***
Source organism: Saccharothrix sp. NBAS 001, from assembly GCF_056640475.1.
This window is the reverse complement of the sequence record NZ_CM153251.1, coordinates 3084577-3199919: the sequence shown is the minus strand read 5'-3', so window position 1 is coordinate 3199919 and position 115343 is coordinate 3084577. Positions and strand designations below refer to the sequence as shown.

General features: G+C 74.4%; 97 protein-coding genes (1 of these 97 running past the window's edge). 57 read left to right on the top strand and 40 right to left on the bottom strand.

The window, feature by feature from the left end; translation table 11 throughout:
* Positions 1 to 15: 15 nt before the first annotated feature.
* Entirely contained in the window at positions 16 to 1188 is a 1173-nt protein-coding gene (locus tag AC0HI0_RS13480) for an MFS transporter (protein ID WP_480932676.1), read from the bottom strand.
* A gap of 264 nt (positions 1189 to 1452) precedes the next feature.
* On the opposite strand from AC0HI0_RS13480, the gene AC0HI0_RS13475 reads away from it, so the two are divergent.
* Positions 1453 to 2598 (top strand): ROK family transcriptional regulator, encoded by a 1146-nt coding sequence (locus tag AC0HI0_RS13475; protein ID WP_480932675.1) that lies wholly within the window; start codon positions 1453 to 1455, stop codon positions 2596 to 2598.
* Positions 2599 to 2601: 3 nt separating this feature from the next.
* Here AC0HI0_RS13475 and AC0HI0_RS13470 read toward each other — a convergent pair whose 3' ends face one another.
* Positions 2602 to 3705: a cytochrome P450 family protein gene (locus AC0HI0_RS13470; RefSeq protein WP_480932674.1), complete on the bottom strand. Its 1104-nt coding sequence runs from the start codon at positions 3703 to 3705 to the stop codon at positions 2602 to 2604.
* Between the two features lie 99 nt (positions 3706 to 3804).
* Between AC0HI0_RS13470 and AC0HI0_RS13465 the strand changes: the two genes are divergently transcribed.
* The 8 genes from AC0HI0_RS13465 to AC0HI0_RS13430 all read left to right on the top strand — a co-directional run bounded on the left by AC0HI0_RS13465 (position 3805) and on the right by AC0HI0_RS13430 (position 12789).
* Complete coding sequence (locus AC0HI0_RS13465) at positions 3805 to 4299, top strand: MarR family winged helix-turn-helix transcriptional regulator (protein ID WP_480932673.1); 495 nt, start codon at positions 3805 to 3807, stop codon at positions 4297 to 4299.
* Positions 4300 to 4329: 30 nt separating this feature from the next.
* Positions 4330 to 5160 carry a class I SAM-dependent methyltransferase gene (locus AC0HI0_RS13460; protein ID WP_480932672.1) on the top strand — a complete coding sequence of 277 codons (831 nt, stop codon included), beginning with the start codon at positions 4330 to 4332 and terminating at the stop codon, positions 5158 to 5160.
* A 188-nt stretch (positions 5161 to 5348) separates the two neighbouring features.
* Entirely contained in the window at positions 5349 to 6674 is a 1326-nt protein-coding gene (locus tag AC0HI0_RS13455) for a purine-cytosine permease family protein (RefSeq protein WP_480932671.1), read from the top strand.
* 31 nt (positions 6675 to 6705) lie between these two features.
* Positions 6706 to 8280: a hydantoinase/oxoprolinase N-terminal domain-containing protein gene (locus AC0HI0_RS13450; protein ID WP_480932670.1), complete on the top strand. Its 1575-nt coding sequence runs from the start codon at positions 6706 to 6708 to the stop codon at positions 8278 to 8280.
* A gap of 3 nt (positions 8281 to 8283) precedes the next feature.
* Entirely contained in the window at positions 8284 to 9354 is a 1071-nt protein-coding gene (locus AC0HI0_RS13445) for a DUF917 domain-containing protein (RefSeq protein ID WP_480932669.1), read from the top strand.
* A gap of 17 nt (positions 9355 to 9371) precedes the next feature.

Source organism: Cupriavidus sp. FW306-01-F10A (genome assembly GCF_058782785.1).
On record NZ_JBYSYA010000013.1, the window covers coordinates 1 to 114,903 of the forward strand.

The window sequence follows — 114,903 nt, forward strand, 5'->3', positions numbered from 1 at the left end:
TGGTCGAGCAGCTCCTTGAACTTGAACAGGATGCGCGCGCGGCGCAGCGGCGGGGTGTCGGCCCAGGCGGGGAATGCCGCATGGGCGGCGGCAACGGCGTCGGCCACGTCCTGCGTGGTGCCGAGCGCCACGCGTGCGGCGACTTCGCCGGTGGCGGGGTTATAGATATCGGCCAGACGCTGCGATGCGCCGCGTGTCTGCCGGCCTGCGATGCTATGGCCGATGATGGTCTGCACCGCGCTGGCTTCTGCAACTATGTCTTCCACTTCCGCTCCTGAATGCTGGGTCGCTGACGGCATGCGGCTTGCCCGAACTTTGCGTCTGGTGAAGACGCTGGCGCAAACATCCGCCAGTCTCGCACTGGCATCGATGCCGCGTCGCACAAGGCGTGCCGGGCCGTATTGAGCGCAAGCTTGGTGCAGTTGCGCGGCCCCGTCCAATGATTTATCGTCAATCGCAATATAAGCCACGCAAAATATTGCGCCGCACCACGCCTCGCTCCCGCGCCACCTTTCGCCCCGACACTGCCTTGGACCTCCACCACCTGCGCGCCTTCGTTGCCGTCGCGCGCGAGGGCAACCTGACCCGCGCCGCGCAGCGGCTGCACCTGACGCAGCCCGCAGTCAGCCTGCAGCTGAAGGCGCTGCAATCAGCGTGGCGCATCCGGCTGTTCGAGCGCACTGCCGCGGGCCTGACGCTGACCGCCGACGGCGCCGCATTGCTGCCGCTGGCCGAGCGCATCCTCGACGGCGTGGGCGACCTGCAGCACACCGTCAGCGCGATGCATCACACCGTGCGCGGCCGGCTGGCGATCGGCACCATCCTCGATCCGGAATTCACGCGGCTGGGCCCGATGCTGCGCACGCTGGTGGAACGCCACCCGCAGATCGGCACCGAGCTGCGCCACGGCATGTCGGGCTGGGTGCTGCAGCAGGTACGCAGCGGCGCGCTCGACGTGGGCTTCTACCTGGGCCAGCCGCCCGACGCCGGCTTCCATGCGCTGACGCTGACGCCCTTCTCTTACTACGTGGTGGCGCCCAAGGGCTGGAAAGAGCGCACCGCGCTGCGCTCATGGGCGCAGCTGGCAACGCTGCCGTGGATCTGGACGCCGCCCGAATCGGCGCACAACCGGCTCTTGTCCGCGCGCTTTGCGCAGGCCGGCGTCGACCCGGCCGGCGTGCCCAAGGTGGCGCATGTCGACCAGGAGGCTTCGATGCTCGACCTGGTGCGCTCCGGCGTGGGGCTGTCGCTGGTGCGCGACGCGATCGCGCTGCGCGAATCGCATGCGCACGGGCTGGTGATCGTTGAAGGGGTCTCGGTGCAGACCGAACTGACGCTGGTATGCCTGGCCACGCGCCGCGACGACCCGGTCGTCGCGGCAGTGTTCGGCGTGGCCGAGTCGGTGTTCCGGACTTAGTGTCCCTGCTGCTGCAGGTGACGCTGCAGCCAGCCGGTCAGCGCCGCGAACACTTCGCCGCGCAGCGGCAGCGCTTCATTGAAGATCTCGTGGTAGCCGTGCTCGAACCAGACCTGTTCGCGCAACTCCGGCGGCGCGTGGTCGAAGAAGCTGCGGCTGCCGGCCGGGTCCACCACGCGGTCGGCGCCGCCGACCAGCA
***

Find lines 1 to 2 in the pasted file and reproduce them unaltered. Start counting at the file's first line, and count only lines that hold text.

Source organism: Saccharothrix sp. NBAS 001, from assembly GCF_056640475.1.
This window is the reverse complement of the sequence record NZ_CM153251.1, coordinates 3084577-3199919: the sequence shown is the minus strand read 5'-3', so window position 1 is coordinate 3199919 and position 115343 is coordinate 3084577. Positions and strand designations below refer to the sequence as shown.